Fear of free time

One of the major benefits of going freelance is not having to commute.

I know, I know – it’s the least original moan ever but, for those of us who live outside the capital, the struggle is real! Heck, it’s pretty real for a lot of people who live in the capital. And for anyone who even has to look at a Southern Rail train.

In my last job, my typical commute would take around an hour and 40 minutes each way – that’s three hours 20 minutes every day spent travelling. And that doesn’t include delays, cancellations or diversions to meetings en route.

That’s 200 minutes a day for, say, 250 days a year: 50,000 minutes, or just over 833 hours (I got a lot reading done).

Excuse me while I go and weep.

And don’t even get me started on the cost of that. Seriously, don’t.

That commute would entail a walk, an overground train, another walk, a tube and then a final walk.

Today I shuffled down a flight of stairs, put the kettle on and was at my desk inside ten minutes of waking up.

So, going freelance, even if I continue to work the same number of hours a week, gains me 833 hours every single year, or almost 17 hours a week.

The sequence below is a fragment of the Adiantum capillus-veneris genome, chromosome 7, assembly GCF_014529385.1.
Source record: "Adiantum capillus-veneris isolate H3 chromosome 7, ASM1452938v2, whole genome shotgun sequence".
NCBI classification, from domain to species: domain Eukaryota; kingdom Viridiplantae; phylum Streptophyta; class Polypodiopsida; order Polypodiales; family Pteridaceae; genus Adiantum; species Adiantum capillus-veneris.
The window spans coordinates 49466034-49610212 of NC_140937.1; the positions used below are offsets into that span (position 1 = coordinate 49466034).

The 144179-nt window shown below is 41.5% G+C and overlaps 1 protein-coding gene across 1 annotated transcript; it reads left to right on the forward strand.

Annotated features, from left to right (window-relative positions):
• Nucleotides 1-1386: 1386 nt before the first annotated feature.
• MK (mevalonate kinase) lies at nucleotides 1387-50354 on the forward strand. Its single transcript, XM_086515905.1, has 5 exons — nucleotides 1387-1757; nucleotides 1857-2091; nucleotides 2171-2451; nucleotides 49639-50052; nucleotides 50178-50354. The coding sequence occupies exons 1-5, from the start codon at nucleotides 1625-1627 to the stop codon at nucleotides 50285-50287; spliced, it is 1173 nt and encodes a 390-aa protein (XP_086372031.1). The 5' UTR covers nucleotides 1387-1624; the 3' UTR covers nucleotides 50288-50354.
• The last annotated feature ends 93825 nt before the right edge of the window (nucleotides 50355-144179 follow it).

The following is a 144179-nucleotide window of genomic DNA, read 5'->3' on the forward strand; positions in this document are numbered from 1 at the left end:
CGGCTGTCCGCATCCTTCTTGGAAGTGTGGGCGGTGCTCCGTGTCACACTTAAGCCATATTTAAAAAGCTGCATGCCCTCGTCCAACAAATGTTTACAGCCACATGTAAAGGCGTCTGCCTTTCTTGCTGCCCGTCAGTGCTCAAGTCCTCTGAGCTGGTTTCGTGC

That is terrifying. What the hell am I going to do with all that time?

I’ve been rushing around and cramming my life into my very limited amount of free time for so long that I find the idea of three spare hours every day a little intimidating at the moment, if I’m being entirely honest.

I don’t like sitting still, reading a book for an hour in the middle of the day feels terrifically self-indulgent, and there are only so many runs I can go on before my legs fall off* (*they may not actually fall off).

Don’t get me wrong, there are things I will now have the time for which I absolutely relish the opportunity to do – spending more time with my grandparents, seeing my godson more often, meeting up with friends at a more reasonable hour, to name just a few.

But I’ve spent all these years working on my career when, clearly, I should have been working on getting a hobby.

I thought about getting into gardening but I’m the person who runs inside to cower in fear at the first sight of a spider/worm/similar. Putting flowers in a vase is the extent of my green-fingeredness and, I’ll be honest, I usually forget to change the water.

I can’t knit or sew – the last time I tried cross stitch was in school when I was nine, and I accidentally sewed through so my picture of a flower was attached to my skirt. It was heart-breaking; I had to unpick the whole thing.

I’ve been threatening to learn a language for about a decade but suspect my Spanish may never be more sophisticated than ‘Dos cervezas por favour’.

And, beyond some rather intricate doodling, I can’t draw to save my life.

I guess I’ll probably just work an extra three hours a day then.

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